3. Grow a Backbone and Learn to Say No
Being a people-pleaser, wanting everyone’s love and approval, makes it nearly impossible to lose weight and keep it off permanently. When we try to be all things to all people, we’re never our authentic selves. This makes us feel drained, depleted, and resentful. We turn to food to make us feel better, give us a boost, and provide some much-needed comfort.
Psychotherapist and author, Amy Marin, says people-pleasers struggle mightily to lose weight because they don’t speak up for themselves, find it nearly impossible to say no, and put other people’s needs before their own. She writes, “people-pleasers often sabotage their goals. Studies show that people-pleasers engage in self-destructive behavior if they think it will help others feel more comfortable in social situations. For example, people-pleasers eat more when they think it will make other people happy.”
4. Please Yourself and Your Family Before Pleasing Others
Many people-pleasers put more effort into satisfying acquaintances, co-workers, and even complete strangers than themselves and their own families. I had unconsciously done that for years, giving my loved ones the short shrift while trying to win over everybody else. I’d volunteer at the elementary school, patiently helping the students and doing any tasks the teachers asked of me, but then was short and sarcastic with my kids at home. I always made time to assist my co-workers on their various projects but ran out of steam when my husband wanted to go out for dinner or have sex.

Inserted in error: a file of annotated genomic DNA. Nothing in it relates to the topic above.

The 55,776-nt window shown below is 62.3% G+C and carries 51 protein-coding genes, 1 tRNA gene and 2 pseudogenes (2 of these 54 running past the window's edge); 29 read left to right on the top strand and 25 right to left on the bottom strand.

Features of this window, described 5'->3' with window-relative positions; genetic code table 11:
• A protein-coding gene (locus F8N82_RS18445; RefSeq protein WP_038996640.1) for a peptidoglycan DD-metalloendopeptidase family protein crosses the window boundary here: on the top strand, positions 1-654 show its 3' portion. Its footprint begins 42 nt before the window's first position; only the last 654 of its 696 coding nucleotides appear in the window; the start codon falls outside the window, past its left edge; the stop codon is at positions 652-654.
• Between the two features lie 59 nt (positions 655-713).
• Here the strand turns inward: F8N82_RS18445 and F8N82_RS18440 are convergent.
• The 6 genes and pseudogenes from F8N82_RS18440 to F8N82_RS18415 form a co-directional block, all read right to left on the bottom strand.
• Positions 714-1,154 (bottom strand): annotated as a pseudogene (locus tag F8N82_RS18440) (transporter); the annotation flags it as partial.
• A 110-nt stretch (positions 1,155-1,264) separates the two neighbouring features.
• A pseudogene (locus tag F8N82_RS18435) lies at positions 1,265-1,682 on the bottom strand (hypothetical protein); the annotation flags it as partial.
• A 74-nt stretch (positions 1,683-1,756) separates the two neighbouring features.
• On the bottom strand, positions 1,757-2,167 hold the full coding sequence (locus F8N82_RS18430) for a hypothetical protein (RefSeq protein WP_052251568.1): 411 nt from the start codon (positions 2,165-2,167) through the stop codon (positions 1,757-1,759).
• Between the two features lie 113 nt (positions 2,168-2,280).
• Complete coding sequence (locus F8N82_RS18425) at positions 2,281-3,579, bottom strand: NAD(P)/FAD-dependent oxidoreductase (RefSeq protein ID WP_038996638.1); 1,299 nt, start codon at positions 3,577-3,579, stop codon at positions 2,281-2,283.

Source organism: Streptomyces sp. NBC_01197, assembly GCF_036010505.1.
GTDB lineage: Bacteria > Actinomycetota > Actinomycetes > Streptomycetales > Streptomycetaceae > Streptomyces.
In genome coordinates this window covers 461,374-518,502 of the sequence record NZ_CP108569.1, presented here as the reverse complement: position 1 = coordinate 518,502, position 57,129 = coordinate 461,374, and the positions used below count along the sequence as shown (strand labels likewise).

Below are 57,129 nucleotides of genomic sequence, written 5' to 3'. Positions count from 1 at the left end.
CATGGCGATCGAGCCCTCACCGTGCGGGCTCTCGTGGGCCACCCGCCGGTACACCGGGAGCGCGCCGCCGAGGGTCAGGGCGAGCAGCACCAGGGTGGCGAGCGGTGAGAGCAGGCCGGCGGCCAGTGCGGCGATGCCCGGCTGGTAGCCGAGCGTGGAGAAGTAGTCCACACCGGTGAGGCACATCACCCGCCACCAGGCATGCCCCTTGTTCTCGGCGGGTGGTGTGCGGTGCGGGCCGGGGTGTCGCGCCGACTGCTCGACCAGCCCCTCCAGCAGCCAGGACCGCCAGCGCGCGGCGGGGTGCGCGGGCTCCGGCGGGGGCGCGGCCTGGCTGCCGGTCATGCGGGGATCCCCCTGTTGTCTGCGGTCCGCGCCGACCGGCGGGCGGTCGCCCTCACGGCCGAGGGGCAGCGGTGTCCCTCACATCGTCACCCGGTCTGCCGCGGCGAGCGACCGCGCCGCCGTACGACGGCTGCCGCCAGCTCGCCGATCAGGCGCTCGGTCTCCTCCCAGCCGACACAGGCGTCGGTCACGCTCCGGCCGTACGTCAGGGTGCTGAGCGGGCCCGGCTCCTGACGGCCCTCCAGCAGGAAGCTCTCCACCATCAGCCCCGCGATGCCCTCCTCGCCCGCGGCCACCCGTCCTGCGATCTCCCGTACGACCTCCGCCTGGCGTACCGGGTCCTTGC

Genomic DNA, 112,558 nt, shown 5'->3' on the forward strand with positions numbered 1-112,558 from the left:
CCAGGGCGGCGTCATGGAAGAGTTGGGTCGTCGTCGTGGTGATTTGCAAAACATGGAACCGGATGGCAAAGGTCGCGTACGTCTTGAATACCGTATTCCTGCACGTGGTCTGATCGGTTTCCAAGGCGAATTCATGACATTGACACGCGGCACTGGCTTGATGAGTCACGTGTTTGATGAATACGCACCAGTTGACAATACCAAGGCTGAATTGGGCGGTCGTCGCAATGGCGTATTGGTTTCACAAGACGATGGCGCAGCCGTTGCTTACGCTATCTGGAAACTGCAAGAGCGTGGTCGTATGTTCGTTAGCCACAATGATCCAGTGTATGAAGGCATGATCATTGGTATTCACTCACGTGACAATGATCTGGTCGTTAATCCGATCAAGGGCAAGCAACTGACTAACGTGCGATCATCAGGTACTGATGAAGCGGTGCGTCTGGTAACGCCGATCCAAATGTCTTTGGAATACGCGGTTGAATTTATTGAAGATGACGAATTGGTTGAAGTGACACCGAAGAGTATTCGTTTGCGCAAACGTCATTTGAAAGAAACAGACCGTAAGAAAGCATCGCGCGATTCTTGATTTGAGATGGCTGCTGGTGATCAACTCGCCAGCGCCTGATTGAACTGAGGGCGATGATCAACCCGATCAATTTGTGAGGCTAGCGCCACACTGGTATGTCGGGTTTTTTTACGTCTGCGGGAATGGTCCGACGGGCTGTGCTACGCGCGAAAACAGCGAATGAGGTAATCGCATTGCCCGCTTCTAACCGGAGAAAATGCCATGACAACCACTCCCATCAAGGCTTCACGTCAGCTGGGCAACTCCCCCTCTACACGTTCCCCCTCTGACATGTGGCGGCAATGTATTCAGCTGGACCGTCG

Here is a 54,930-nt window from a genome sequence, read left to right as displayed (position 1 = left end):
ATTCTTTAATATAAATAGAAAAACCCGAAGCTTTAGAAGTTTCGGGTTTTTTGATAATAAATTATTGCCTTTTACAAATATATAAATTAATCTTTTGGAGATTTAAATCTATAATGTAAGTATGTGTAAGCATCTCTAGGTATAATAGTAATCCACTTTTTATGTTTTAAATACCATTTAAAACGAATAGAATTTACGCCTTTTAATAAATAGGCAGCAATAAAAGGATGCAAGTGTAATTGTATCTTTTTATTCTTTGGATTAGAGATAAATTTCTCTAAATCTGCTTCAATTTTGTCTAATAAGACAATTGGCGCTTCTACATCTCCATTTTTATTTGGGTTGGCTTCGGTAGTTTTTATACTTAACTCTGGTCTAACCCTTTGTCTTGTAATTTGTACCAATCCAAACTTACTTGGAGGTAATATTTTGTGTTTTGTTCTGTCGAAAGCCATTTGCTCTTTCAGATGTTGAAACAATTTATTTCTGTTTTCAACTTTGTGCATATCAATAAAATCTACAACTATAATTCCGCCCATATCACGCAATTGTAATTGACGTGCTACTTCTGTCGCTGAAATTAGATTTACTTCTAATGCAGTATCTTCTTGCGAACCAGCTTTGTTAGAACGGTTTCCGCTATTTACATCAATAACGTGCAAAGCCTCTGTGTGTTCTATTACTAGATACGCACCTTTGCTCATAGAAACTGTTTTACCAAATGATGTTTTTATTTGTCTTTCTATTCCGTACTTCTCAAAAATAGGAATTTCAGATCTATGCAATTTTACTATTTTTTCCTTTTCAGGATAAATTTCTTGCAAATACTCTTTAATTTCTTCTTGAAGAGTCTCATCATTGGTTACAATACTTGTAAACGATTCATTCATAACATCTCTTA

Like other people-pleasers, I had gotten my priorities discombobulated and needed to set them straight. I was exerting too much energy on my public persona—trying so hard to look nice, helpful, and enthusiastic. I was always acting fake, leaving me exhausted and unhappy.